As the gaming industry has developed so has its market as well, the demographic has expanded from its stereotypical nerd boy into a huge range of ages in both genders.

When the general public think of a gamer, they think of a young teenage boy, sitting like a zombie at a computer for hours on end, and while they do exist and are a large part of the gamer demographic they are no longer the main target audience that games are marketed to.

With the wide range of console and games now available they market has expanded amazingly.

The Wii has allowed family involvement in games, such as Wii Sports, Mario cart and puzzle games too, as well as still holding the classic aspects of first person shooters. It also holds aspects never before seen in consoles, with its controllers. This opens the market to include younger and older people, and its marketing strategies have evolved to include them, with new games being developed for multi-person friendly and family environments.

The DS has also allowed a range of ages to play games, with games suited to each age group, and ones that cross over too.  For example, Nintendos “Dr Kawashima’s Brain Training” allows older and younger generations to share great experiences which suit both groups.

We will always have the Playstation and the xbox to rely on when it comes down to the shooters, and the “jock” games of the gaming world, such as “Call of Duty” and also the slightly more nerdtastic ones like “Elder Scrolls V: Skyrim”. We all know and love them, and they reign the market when it comes to sales and research and development of games and technology, but they too have to adapt to fight with newly formed competitors, and push themselves to reach into the family friendly market.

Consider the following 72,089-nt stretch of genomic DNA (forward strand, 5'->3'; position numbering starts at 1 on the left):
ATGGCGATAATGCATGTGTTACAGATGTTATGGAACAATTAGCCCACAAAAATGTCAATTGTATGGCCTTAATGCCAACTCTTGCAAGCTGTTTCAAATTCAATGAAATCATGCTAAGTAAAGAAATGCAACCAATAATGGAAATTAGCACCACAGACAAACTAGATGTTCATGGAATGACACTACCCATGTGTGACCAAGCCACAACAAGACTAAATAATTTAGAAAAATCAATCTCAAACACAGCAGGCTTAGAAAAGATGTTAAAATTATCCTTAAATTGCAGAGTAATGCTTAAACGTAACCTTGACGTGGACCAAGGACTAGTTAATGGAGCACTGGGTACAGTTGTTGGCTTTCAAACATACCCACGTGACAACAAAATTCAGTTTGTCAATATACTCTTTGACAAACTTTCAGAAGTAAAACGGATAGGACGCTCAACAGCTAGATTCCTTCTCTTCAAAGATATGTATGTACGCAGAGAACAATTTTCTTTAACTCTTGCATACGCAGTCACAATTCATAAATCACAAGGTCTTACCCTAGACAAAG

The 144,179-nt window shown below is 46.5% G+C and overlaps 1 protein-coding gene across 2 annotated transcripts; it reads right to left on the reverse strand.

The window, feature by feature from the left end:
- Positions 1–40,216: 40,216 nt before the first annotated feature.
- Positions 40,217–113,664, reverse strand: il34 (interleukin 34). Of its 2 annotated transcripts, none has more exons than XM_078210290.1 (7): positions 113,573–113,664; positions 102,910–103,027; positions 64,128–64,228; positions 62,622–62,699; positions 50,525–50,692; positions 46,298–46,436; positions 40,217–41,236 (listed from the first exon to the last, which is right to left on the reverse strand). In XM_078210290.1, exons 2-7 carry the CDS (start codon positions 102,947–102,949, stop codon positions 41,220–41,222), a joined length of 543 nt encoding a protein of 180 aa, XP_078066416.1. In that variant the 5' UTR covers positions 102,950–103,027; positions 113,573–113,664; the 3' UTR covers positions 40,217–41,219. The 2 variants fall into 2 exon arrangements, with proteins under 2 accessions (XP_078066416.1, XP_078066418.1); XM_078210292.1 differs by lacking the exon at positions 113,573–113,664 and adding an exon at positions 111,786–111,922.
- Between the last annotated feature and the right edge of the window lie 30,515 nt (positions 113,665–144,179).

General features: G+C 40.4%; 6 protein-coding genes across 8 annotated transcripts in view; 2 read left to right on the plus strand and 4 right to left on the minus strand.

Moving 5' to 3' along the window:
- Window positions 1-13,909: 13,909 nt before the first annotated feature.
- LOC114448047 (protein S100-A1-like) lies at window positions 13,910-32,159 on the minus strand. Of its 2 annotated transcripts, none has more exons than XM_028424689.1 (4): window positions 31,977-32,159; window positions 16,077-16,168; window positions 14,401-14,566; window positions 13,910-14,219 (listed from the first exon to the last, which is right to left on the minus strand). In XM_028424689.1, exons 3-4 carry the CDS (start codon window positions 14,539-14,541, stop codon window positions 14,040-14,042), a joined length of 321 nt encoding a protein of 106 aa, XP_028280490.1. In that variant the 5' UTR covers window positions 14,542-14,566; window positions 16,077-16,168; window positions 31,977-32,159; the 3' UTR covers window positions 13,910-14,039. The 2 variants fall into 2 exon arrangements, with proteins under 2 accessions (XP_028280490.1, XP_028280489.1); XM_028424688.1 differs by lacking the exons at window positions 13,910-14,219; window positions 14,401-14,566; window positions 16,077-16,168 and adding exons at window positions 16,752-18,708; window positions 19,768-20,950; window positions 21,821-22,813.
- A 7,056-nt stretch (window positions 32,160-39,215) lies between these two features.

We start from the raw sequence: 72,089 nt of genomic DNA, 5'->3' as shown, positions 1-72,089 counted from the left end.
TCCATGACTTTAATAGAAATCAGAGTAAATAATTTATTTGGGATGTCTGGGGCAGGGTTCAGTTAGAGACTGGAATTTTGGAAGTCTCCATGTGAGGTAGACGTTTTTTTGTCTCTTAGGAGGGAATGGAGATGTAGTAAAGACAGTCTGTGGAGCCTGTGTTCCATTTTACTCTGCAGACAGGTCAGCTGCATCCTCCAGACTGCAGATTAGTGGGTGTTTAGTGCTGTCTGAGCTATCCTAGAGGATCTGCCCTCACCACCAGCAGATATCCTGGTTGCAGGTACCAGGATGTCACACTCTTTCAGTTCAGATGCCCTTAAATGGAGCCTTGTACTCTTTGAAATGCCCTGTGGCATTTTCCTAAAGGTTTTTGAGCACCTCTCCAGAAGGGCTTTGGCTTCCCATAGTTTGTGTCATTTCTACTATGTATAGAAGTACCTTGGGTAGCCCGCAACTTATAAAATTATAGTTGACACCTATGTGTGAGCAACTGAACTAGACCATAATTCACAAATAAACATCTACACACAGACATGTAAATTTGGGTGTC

The xbox360 has adapted with the Kinect, which allows family to play group games together, yet also allows expansion to include all the old school games, and they’re expansions.

The Playstation has been in our homes for years, and has become very good at recreating itself. From the old grey Playstation one, to the first larger, then made smaller Playstation Two, and into its current stage, Playstation 3, with its sleeker smaller version as well, not to mention the Playstation Move, Sing Star and Buzz to top it all off. That is a lot of adaption, so I am really curious to see the next move.

Which brings us right around to our old forgotten friend, the PC. Left in the dust, only the real nerds still play it, it is used for social networking and looking up things for assignments, the disc drive a thing of the past… No, not at all correct. We still have millions of users who prefer a mouse and keyboard to the handheld controllers of other consoles, and who are just as competitive as others. It has never had to adapt, because it has always made games for families and for all aspects of the gaming community, without need to be told. It is timeless in its innovation.

So in this expanding market, I am very curious to see who excels, and who will be left on the shelf.